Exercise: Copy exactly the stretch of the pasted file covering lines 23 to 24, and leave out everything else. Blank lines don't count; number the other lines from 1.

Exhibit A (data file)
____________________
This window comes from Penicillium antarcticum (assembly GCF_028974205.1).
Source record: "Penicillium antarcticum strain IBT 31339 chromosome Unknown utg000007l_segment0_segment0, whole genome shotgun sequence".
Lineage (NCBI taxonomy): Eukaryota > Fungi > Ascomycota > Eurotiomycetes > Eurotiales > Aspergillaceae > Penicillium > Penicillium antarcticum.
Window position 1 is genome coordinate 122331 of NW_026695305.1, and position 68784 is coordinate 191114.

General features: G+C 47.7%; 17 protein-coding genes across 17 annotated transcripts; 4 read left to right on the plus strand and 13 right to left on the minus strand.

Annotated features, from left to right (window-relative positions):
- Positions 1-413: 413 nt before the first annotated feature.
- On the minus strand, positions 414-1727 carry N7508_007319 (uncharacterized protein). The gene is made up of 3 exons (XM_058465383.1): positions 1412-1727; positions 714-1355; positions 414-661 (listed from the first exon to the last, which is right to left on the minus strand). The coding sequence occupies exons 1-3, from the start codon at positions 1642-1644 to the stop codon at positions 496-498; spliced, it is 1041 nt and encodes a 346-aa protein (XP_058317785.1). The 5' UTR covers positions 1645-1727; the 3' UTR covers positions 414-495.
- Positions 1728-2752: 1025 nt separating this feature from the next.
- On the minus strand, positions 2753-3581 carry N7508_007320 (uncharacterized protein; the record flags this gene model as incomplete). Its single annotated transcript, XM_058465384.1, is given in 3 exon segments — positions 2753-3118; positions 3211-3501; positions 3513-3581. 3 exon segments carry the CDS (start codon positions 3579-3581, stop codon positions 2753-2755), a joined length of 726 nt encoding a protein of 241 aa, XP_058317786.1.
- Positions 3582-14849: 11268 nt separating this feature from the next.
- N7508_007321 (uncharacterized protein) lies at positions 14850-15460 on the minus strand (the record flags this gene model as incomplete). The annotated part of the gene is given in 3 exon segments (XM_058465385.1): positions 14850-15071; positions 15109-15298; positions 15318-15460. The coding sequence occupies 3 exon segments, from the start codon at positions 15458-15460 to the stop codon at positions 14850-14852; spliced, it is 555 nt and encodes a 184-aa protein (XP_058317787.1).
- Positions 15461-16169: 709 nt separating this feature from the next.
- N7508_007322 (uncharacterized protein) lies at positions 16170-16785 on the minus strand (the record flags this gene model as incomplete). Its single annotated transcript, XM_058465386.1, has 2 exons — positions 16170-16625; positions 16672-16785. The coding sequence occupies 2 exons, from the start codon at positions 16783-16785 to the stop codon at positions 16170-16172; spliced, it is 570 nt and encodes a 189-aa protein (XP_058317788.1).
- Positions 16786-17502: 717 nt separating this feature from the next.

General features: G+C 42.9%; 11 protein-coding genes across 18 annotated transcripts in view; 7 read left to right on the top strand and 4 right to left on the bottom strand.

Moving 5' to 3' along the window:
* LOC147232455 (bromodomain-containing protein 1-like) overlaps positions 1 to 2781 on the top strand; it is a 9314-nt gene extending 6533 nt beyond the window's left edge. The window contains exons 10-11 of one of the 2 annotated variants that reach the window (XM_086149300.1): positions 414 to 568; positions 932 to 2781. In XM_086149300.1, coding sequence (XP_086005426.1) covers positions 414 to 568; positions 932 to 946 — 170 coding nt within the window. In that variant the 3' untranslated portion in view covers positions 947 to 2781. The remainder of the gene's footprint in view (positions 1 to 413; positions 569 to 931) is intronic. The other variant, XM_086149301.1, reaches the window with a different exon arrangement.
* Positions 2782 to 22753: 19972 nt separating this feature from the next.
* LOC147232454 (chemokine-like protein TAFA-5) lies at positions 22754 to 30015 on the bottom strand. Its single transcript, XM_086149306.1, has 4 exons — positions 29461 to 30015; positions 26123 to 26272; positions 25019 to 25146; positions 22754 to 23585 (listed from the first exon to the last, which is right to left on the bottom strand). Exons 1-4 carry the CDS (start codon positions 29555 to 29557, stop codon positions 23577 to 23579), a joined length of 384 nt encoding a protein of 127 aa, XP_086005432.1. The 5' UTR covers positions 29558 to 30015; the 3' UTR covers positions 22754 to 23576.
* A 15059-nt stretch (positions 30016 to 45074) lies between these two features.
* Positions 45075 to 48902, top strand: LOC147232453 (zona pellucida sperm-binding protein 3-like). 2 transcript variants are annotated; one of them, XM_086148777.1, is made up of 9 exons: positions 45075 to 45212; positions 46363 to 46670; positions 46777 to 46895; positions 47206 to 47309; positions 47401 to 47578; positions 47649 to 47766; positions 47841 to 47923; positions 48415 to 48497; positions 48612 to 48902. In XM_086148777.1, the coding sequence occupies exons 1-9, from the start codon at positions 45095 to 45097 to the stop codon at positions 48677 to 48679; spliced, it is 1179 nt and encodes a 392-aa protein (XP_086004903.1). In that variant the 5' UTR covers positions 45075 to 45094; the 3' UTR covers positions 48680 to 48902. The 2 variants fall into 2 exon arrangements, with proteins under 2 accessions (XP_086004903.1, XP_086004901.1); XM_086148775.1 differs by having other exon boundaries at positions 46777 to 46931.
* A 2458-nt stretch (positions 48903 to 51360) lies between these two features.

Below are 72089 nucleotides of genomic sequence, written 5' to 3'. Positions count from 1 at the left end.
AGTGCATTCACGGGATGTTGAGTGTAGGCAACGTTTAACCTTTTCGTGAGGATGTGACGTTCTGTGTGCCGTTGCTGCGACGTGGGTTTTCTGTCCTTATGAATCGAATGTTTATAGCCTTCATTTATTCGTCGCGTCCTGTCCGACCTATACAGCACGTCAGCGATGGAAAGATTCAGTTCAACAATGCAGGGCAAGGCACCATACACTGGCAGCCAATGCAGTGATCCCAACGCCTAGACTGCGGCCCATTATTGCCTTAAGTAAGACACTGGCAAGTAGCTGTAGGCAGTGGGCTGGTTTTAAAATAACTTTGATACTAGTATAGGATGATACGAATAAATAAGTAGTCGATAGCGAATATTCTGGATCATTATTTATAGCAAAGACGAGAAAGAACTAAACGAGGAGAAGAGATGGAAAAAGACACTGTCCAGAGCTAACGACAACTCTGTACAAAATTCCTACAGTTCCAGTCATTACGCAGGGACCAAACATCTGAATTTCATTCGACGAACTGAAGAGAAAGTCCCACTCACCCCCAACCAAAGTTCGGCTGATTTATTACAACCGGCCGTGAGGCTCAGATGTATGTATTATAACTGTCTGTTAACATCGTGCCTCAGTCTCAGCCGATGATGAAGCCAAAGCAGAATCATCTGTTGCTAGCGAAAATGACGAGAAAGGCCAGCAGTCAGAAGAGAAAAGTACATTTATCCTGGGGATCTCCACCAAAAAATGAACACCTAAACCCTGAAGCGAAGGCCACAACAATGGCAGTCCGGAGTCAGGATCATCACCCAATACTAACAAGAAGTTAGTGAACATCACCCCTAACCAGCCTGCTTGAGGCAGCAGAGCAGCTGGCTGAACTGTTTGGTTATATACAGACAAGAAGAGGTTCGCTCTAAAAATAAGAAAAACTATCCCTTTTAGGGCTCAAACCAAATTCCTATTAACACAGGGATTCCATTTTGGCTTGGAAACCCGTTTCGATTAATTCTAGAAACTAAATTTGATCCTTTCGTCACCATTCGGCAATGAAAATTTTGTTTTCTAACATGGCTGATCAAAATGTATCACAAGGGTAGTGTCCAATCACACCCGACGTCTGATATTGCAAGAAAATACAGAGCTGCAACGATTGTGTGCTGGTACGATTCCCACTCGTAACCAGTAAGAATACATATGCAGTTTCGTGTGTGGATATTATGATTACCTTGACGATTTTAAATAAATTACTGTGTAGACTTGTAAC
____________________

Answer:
* A 2458-nt stretch (positions 48903 to 51360) lies between these two features.

Below are 72089 nucleotides of genomic sequence, written 5' to 3'. Positions count from 1 at the left end.